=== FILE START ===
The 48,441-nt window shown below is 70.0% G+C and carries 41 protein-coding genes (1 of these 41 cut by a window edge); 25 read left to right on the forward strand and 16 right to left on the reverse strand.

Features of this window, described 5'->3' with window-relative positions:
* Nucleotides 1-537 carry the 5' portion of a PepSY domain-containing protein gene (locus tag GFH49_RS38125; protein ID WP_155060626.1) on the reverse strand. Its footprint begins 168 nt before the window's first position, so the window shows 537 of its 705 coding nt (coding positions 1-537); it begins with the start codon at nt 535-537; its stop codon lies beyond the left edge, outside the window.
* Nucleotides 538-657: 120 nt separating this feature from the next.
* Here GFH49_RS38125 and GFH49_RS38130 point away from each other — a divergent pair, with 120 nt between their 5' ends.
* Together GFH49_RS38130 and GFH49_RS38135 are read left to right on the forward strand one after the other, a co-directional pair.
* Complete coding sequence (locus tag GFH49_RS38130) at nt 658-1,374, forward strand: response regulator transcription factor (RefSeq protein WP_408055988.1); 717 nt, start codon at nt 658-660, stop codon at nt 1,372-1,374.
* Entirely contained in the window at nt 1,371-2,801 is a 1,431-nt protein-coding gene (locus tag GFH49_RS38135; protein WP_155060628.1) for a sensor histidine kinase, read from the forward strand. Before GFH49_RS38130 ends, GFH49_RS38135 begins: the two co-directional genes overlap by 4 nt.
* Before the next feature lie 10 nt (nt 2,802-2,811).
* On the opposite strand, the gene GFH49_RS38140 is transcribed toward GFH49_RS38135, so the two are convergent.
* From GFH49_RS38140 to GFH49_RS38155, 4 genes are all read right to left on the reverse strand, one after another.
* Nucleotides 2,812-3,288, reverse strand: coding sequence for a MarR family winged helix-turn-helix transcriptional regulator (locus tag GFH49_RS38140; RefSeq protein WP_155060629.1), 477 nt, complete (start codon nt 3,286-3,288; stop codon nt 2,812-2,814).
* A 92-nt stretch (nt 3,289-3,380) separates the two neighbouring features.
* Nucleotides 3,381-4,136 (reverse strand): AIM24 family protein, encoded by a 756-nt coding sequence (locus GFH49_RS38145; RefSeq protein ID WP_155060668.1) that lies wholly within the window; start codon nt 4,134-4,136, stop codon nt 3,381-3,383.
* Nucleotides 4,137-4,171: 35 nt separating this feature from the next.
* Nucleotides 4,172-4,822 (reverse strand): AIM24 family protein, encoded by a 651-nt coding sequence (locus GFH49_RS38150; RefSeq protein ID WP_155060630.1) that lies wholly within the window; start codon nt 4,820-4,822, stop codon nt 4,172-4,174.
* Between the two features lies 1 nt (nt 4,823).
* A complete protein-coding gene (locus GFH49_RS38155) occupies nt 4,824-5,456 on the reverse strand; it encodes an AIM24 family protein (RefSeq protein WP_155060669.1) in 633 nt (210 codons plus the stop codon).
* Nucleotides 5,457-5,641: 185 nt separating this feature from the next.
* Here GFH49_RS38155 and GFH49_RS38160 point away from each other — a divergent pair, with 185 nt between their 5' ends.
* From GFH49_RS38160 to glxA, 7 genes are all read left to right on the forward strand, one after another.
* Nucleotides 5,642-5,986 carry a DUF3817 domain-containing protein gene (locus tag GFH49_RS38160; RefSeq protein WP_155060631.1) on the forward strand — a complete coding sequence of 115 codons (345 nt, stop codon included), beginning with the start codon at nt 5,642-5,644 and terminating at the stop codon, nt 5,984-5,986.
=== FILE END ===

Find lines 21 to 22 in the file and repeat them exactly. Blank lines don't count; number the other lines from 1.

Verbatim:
* From GFH49_RS38160 to glxA, 7 genes are all read left to right on the forward strand, one after another.
* Nucleotides 5,642-5,986 carry a DUF3817 domain-containing protein gene (locus tag GFH49_RS38160; RefSeq protein WP_155060631.1) on the forward strand — a complete coding sequence of 115 codons (345 nt, stop codon included), beginning with the start codon at nt 5,642-5,644 and terminating at the stop codon, nt 5,984-5,986.